Comment by William B. Ershler, MD
North American ENT surgeons and oncologists, particularly those in urban areas, are treating an increased number of nasopharyngeal carcinomas, due in a major way, to the increased numbers of first- and second-generation Asian emigrants.2 Nasopharyngeal carcinoma had been uncommon in North America, but is endemic in Southeast Asia, North Africa, and the Mediterranean. In these endemic areas, the carcinomas are typically non keratinizing or undifferentiated and are associated with Epstein Barr virus infection. Second-generation, North American-born Chinese emigrants also have a high incidence of this malignancy, estimated to be 6 times greater than Caucasians.3
The main objective of this study was to document the tumor response and toxicity of gemcitabine, with or without cisplatin in patients with nasopharyngeal carcinoma. Previously, reports out of Asia demonstrated the potential use of gemcitabine in patients with recurrent or refractory nasopharyngeal cancer.4 This report, from the Princess Margaret Hospital in Toronto, affirms this activity and substantiates the role of gemcitabine for palliative treatment of nasopharyngeal carcinoma. Furthermore, the experience indicates that the gemcitabine-cisplatin combination was well tolerated and also effective. However, because the 2 groups were not randomized or comparable with regard to stage of disease and patient performance status, it is impossible to tell from the data presented whether the combination is more effective than either agent alone. Nonetheless, extrapolating from experience with other tumor types, including non-small-cell lung cancer and transitional-cell bladder cancer, the combination is likely to be superior to either single agent alone, and with nonoverlapping toxicities, the 2 drugs can be administered safely.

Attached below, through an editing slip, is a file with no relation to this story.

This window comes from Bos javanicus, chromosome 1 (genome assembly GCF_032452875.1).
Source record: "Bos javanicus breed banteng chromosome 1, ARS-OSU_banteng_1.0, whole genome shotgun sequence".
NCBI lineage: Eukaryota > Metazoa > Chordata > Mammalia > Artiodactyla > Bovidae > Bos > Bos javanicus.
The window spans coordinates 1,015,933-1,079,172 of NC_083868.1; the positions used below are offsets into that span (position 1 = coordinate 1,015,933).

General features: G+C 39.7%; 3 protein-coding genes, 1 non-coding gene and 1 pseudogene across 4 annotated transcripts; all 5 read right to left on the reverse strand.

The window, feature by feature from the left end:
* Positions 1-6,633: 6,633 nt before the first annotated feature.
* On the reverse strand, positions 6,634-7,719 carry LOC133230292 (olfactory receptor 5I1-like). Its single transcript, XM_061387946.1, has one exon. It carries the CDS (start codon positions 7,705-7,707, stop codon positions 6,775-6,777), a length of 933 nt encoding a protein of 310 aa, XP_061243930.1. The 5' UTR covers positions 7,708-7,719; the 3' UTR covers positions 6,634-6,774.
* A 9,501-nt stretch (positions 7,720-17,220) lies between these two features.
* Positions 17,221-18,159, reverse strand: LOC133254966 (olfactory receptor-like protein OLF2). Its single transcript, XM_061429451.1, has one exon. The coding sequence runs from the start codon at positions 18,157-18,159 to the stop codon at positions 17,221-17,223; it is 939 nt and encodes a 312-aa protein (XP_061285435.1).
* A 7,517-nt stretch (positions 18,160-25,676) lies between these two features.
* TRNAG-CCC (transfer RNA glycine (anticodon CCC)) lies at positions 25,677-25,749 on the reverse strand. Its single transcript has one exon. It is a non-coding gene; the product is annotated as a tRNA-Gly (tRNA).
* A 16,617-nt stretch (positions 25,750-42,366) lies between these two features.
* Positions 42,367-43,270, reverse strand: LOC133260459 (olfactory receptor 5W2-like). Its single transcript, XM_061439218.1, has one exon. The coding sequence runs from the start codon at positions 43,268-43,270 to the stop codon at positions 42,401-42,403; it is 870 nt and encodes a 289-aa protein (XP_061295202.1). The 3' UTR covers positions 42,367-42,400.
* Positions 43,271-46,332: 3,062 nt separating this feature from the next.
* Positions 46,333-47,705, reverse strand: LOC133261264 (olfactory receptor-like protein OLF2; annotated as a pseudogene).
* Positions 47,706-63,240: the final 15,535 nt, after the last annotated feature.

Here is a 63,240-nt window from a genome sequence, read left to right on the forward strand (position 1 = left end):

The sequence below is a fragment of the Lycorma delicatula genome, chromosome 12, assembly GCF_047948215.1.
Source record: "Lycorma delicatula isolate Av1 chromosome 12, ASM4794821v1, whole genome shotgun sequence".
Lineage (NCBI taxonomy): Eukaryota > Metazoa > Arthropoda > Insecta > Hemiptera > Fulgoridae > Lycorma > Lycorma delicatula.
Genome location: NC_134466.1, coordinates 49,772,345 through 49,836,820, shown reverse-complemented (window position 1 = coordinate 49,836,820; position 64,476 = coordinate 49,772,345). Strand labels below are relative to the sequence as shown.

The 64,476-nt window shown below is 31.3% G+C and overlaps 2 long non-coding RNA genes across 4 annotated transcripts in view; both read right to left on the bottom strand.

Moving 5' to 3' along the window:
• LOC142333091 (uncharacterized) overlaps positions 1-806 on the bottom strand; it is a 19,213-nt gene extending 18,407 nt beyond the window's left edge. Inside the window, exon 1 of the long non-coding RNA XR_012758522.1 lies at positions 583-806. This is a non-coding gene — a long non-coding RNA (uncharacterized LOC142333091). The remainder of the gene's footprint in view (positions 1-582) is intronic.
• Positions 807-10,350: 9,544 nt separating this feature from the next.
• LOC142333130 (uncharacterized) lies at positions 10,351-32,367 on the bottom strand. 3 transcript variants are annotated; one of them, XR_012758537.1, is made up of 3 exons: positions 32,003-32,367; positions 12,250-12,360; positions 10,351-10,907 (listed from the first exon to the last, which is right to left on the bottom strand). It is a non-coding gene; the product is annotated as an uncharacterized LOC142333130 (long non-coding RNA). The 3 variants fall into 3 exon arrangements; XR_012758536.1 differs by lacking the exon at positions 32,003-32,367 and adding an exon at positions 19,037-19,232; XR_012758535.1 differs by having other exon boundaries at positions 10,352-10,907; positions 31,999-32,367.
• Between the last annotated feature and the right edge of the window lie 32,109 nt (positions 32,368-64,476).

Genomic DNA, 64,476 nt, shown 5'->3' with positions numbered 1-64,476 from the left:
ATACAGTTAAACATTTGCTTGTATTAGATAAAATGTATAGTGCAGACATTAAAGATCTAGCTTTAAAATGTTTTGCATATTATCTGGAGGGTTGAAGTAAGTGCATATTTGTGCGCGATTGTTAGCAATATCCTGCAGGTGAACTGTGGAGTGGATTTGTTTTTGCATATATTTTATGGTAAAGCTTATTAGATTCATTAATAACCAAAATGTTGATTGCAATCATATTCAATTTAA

It should be recalled that the synergism witnessed for gemcitabine and cisplatin is schedule dependent, as the experience with non-small-cell lung cancer has indicated that cisplatin administered on day 2 (at doses of 70 or 100 mg/m2) was superior to when given on day 1, without affecting hematological toxicity.5 Therefore, this combination and schedule is a reasonable approach for patients with locally advanced, recurrent or metastatic nasopharyngeal carcinoma. However, before such becomes the standard of care, additional, larger-scale studies are needed. Furthermore, because there were so few patients in the current trial with type 1, keratinizing or differentiated NPC, the application of these findings to patients (more typically Caucasian) would be inappropriate.
1. World Health Organization. International classification of tumors: Histological typing of upper respiratory tract tumors. Geneva, 1991.
2. Sutton JB, et al. Am J Clin Oncol. 1995;18:337-342.
3. Wang ZJ, et al. Int J Epidemiol. 1989;18:17-21.
4. Leong SS, et al. Ann Oncol. 2002;13:150-156.
5. Shepard FA, et al. Lung Cancer. 2000;30:117-125.